24 July (24/7) is Samaritans Awareness Day, because they’re here to listen 24/7. On this date and throughout July, this is to remind people that we’re here for anyone who needs someone to listen. This day is also known as ‘The Big Listen’.
One talks, the other listens
Listening is important because when someone feels like talking, providing a friendly ear can be helpful. One way of doing this is through active listening, which allows you to not only hear the person’s story, but also to allow them to hear what you’ve understood. There is also evidence that active listening out-performs simple acknowledgements in a task comparing different types of listening (Weger at al., 2014).
Here is a summary of some active listening techniques:
- Focus your attention – avoid being distracted by the environment and listen to both verbal cues but also non-verbal cues (body language)
- Show that you are listening – this can be through acknowledgements (“Yes” or nods)
- Defer judgement – allow the person speaking to feel heard and acknowledge
- Respond appropriately – this can be through paraphrasing or by asking questions
Adapted from British Heart Foundation.
Why is talking important?
Talking can provide an opportunity to gain more insight and help put things in order, or see it from an alternative perspective.
A study showed that when humans are confronted with an emotional stimulus (e.g. a stressful event) it creates an urge to talk about it (Luminet et al., 2000). This process of social sharing of feelings develops following stressful episodes. When we don’t talk about how we are feeling internally, we might delay the relief we get from talking about it. It’s okay to vent and release these pressures that can come up.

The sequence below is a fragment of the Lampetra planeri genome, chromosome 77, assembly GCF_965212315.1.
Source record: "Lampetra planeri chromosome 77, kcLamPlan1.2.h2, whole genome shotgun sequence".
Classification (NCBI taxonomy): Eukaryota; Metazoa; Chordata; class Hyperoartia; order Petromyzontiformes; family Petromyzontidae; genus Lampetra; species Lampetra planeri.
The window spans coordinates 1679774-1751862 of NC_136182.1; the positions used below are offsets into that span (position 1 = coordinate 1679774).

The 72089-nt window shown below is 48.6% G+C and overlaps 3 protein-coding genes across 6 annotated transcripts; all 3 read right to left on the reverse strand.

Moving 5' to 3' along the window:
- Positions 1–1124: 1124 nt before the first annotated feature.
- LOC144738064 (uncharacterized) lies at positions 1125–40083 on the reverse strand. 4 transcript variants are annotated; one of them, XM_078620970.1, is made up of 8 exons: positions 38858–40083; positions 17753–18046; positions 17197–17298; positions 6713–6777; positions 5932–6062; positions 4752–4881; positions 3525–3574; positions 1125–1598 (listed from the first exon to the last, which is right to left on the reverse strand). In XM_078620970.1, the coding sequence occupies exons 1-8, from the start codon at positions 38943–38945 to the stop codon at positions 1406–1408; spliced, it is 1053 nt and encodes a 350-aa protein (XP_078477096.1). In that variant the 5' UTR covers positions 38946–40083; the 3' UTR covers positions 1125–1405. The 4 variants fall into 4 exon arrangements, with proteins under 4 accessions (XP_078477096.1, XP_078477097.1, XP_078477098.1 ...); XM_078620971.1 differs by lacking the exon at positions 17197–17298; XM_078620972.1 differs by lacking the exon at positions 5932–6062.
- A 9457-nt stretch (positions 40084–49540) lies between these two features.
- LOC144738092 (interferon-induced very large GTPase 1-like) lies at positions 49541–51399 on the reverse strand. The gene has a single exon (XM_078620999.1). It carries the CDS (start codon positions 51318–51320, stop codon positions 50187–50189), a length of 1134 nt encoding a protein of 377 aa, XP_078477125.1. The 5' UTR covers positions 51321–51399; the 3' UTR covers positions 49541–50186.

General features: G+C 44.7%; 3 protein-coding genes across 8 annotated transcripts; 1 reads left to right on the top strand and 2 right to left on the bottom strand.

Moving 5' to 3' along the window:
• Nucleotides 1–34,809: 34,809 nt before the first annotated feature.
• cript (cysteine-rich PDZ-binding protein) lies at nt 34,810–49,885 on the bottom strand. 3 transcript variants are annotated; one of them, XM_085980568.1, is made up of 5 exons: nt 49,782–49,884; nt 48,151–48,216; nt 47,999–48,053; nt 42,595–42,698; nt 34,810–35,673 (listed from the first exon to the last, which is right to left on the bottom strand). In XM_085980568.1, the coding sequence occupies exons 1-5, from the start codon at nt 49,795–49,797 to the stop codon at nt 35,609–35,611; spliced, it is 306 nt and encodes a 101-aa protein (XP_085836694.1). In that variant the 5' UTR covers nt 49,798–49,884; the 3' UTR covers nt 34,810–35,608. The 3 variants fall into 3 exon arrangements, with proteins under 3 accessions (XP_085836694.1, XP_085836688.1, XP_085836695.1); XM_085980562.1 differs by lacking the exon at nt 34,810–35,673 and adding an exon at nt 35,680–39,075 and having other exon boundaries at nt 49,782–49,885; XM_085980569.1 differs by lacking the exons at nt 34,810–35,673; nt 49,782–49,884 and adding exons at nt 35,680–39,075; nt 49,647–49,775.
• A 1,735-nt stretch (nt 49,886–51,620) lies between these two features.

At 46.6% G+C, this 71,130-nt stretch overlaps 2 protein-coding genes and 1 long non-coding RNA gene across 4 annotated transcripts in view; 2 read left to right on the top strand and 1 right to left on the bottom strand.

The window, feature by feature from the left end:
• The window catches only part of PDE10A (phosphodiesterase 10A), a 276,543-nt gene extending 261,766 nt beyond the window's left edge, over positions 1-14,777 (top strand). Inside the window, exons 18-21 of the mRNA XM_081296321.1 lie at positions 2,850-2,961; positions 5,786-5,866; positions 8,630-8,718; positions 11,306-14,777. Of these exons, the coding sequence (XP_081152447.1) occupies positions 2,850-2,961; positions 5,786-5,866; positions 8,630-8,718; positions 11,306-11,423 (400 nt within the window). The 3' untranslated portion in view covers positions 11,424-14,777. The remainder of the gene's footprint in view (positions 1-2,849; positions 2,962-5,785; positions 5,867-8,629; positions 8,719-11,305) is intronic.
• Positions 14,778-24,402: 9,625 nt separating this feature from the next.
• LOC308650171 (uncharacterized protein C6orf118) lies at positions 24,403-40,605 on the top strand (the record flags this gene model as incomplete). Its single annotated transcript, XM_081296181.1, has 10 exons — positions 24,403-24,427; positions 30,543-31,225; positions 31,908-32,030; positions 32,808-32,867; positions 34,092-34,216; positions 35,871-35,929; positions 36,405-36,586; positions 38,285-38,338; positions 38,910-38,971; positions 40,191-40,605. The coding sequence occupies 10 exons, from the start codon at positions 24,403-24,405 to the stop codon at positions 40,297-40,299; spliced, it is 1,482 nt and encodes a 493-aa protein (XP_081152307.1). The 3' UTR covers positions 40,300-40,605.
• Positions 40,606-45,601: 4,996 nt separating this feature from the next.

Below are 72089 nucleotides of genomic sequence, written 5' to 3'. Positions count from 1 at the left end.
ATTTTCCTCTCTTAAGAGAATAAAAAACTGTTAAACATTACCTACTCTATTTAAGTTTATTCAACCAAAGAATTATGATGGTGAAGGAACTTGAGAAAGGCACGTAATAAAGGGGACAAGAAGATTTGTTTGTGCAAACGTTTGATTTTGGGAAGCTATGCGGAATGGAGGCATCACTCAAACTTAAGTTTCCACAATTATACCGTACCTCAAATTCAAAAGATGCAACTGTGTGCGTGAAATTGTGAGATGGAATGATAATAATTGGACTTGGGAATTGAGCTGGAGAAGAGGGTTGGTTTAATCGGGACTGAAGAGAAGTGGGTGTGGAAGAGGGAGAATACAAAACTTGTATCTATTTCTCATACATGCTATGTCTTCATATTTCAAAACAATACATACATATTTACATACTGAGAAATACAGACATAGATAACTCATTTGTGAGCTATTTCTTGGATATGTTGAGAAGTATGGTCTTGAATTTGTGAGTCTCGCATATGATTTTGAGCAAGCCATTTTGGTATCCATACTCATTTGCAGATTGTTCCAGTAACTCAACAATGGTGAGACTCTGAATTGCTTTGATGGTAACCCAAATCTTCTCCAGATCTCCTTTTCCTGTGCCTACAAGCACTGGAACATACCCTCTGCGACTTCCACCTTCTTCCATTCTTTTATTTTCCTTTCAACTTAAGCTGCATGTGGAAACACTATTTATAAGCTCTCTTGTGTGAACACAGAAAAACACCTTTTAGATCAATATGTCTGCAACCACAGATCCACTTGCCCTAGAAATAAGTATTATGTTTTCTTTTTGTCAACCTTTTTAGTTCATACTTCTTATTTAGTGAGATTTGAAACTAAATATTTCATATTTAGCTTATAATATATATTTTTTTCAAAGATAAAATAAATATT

By sharing the problem, we are also able to bring it to a shared space. This can help with looking at the issue from a different point of view. You may also be able to talk to someone that has had a similar issue and see how they were able to deal with it.
By listening to someone’s story, you can also hear whether it is something that may need further help with. Keeping Well is able to accept referrals on the behalf of a colleague, if they want a place to be listened to by wellbeing practitioners.
Talk to us - we're listening
Our Keeping Well service is available for frontline staff in Bedfordshire, Luton and Milton Keynes who need someone to talk to.
If you’re struggling with talking to someone about you’re feelings and not sure what to do, it’s a good idea to seek some professional support. Talking therapies can help you to explore and understand your feelings and help you to learn positive coping strategies.
If the above tips don’t quite fit for you, please get in touch with us at Keeping Well BLMK. We can offer you a safe space to chat about your wellbeing needs with a trained wellbeing professional.